Background: The life cycle of Plasmodium is complex, requiring invasion of two different hosts, humans and mosquitoes. In humans, initiation of an effective Th1 response during early infection is critical for the control of parasite multiplication. In mosquitoes, inhibition of the development of sexual-stage parasites interrupts the parasite transmission. In this study, we aim to investigate whether dietary supplementation of L-arginine (L-Arg) in mice affects Plasmodium yoelii 17XL (Py17XL) transmission in mosquitoes. Methods: BALB/c mice were orally administered with 1.5 mg/g L-Arg daily for 7 days and infected with Py17XL. The mRNA levels of inducible nitric oxide synthase (iNOS) and arginase 1 in spleen cells were determined by real-time RT-PCR. The amount of nitric oxide (NO) released by spleen cells in vitro was determined by the Griess method. The effect of L-Arg supplementation on subsequent development of P. yoelii gametocytes was evaluated by an in vitro ookinete culture assay and mosquito feeding assay. Results: Pretreatment of mice with L-Arg significantly increased the transcript level of iNOS in spleen cells and the amount of NO synthesized. Dietary L-Arg supplementation also significantly reduced the number of zygotes and ookinetes formed during in vitro culture and the number of oocysts formed on mosquito midguts after blood feeding. Conclusions: L-Arg enhances host immunity against blood-stage parasites as well as suppressing subsequent parasite development in mosquitoes. L-Arg as an inexpensive and safe supplement may be used as a novel adjunct treatment against malarial infection.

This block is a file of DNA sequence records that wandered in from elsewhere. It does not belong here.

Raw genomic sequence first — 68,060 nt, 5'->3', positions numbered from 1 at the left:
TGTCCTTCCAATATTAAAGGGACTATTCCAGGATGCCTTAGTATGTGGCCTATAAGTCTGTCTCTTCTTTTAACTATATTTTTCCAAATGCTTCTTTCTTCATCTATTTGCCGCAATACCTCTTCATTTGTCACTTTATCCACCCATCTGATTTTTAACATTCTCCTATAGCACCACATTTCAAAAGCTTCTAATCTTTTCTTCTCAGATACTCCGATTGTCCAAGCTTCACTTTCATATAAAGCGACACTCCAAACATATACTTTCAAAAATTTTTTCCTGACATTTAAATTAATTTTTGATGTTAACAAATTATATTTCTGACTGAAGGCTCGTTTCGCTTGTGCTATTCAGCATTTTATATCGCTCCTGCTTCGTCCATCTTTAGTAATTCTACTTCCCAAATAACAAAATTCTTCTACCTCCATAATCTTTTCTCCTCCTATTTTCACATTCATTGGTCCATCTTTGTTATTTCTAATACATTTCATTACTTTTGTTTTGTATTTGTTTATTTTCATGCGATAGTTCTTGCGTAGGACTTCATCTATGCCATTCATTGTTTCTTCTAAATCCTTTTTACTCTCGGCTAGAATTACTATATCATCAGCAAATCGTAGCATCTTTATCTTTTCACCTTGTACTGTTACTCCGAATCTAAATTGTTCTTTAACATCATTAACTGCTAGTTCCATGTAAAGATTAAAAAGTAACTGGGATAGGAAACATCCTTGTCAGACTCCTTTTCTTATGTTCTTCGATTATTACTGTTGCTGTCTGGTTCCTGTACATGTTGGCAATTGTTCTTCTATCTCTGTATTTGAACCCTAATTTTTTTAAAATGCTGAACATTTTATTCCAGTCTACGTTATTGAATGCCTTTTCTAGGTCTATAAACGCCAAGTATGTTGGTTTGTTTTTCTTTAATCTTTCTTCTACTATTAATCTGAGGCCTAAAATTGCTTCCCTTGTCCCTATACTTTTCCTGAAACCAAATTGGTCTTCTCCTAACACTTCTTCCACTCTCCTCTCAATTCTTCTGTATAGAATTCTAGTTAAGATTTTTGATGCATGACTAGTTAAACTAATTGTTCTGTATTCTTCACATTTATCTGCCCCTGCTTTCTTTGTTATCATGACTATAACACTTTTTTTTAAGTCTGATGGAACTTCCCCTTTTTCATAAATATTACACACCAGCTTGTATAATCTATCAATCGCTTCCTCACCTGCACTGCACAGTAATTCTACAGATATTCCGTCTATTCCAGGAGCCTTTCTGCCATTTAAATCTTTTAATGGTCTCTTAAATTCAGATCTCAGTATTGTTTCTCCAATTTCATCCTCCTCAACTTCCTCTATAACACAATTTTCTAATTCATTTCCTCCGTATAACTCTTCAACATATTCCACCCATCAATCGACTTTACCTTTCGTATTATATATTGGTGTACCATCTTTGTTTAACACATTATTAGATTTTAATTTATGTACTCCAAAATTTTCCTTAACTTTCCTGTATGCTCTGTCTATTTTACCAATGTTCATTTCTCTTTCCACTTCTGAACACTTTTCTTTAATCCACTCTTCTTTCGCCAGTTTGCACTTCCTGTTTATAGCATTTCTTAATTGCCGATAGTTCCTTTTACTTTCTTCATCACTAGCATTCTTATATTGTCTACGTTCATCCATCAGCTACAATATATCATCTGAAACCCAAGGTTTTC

All Science Journal Classification (ASJC) codes
- Infectious Diseases